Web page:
Tuesday

21st Feb 2017

EU summit draft backs 'separate' eurozone budget

  • EU notables celebrate Estonia's euro-adoption in 2010 (Photo: ec.europa.eu)

Member states are warming to the idea of having a eurozone budget on top of the joint EU budget, with the latest draft conclusions ahead of next week's summit clearly separating the two.

Dubbed "fiscal capacity," the new budget "would be specific to the euro area and therefore not to be covered by the Multiannual Financial Framework," the EU's common, seven-year budget, the draft prepared by EU Council chief Herman Van Rompuy says.

Dear EUobserver reader

Subscribe now for unrestricted access to EUobserver.

Sign up for 30 days' free trial, no obligation. Full subscription only 15 € / month or 150 € / year.

  1. Unlimited access on desktop and mobile
  2. All premium articles, analysis, commentary and investigations
  3. EUobserver archives

EUobserver is the only independent news media covering EU affairs in Brussels and all 28 member states.

♡ We value your support.

If you already have an account click here to login.

The latest wording on the idea of a eurozone budget, which was already floated in June, is an indication that consensus is building around the move in member states, provided it does not affect the current negotiations on the EU budget for 2014-2020.

Even for non-euro countries - which are usually wary of creating a "two-speed" Europe - the idea is becoming acceptable as long as it does not mean less money in the common pot.

Polish EU minister Piotr Serafin told Gazeta Wyborcza on Wednesday (10 October) that his country "does not fear a eurozone budget" as it would be separate from the joint EU fund.

"Moreover, we are not talking about something that will happen on 1 January. The idea is not very mature and it is difficult to imagine that such a mechanism would begin to work ... by 2014," he added.

Serafin also noted that there is no clarity for now on how the extra budget would be used.

"Definitely it would have to be somehow related to economic policy and competitiveness in the euro area. Discussions on this topic will not end quickly," he predicted.

Meanwhile, the UK, which is pushing for a reduction in the common EU budget, has also spoken in favour of a separate eurozone fund.

"There will come a time when you need to have two European budgets, one for the single currency, because they are going to have to support each other more, and perhaps a wider budget for everybody else," British Prime Minister David Cameron told the BBC on Sunday.

More parliamentary debates

The latest draft conclusions also reflect discussions with the European Parliament on the future architecture of the eurozone, with more details included in the part on democratic scrutiny.

"In this spirit, ways to ensure a debate in the European parliament and in national parliaments on the Country Specific Recommendations [economic policy guidelines issued for each member state by the EU commission] adopted in the context of the European semester [increased co-ordination of economic policies] should be explored. The role of the social partners should also be enhanced," the text says.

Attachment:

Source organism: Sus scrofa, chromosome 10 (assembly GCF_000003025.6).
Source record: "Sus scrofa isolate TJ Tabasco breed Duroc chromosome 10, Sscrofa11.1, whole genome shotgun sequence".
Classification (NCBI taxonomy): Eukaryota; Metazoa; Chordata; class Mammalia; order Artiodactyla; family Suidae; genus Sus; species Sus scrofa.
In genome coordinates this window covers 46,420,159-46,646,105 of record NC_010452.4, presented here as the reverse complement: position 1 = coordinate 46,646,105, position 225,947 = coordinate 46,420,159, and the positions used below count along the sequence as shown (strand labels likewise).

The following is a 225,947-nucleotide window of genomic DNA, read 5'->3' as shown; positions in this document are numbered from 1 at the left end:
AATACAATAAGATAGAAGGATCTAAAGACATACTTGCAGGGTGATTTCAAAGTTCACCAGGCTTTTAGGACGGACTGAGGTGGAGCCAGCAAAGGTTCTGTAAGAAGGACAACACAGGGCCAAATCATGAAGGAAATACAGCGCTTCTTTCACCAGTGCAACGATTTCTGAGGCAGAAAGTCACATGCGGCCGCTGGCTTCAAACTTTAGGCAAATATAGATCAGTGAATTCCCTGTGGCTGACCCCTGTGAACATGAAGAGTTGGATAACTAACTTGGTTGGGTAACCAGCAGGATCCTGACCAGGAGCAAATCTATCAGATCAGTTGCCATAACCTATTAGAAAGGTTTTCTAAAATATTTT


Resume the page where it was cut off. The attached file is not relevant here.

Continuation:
EUobserver understands that one of the ideas on how to achieve extra parliamentary scrutiny is to have EU commissioners go to national parliaments for hearings.

Another idea is to have more ministers from member states appear in the European Parliament to explain tax or labour market reforms under way in their countries.

Eurozone needs 'limited fiscal solidarity'

The eurozone should consider introducing treasury bills, a special budget and a finance ministry, says a new ideas paper ahead of next week's summit.

MEPs approve Canada trade deal amid protest

Amid protests in front of the European Parliament's Strasbourg building and after heated debate among MEPs, the landmark trade deal with Canada was approved with a comfortable majority.

News in Brief

  1. EU ministers approve anti-tax avoidance directive
  2. Poland rejects EU criticism of court changes
  3. German nationalist leader met with Putin allies in Moscow
  4. German housing market overheated, says Bundesbank
  5. France invites three EU leaders for Versailles summit in March
  6. Greece agrees on new bailout reforms
  7. EU commission denies Juncker resignation rumour
  8. US "strongly committed" to cooperation with EU, says vice-president

Stakeholders' Highlights

  1. Malta EU 2017End of Roaming Fees: Council Reaches Agreement on Wholesale Caps
  2. Nordic Council of MinistersNordic Innovation House Opens in New York to Help Startups Access US Market
  3. Centre Maurits CoppietersMinorities and Migrations
  4. Salzburg Global SeminarThe Child in the City: Health, Parks and Play
  5. UNICEFNumber of Ukrainian Children Needing Aid Nearly Doubles to 1 Million Over the Past Year
  6. Centre Maurits CoppietersThe Situation of Refugee Women in Europe
  7. Salzburg Global SeminarToward a Shared Culture of Health: Charting the Patient-Clinician Relationship
  8. European Free AllianceAustria Should Preserve & Promote Bilingual and Multinational Carinthia
  9. Martens CentreShow Your Love for Democracy! Take Part in Our Contest: "If It's Broken, Let's Fix It"
  10. CISPECloud Computing Leaders Establish Data Protection Standards to Protect Customer Data
  11. Malta EU 2017Landmark Deal Reached With European Parliament on Portability of Online Content
  12. Belgrade Security ForumBSF 2017: Building a Common Future in the Age of Uncertainty

Latest News

  1. Dieselgate: EU disappointed with VW's treatment of customers
  2. French police raid Le Pen's party office
  3. The Armenia-Azerbaijan war: A refugee's story
  4. Greece and creditors break bailout deadlock
  5. Internal EU report exposes Libya turmoil
  6. EU commissioner condemns 'delay' in post-Dieselgate reform
  7. Sweden fights back as foreign leaders make up bad news
  8. Nordstream 2: Alternative pipeline facts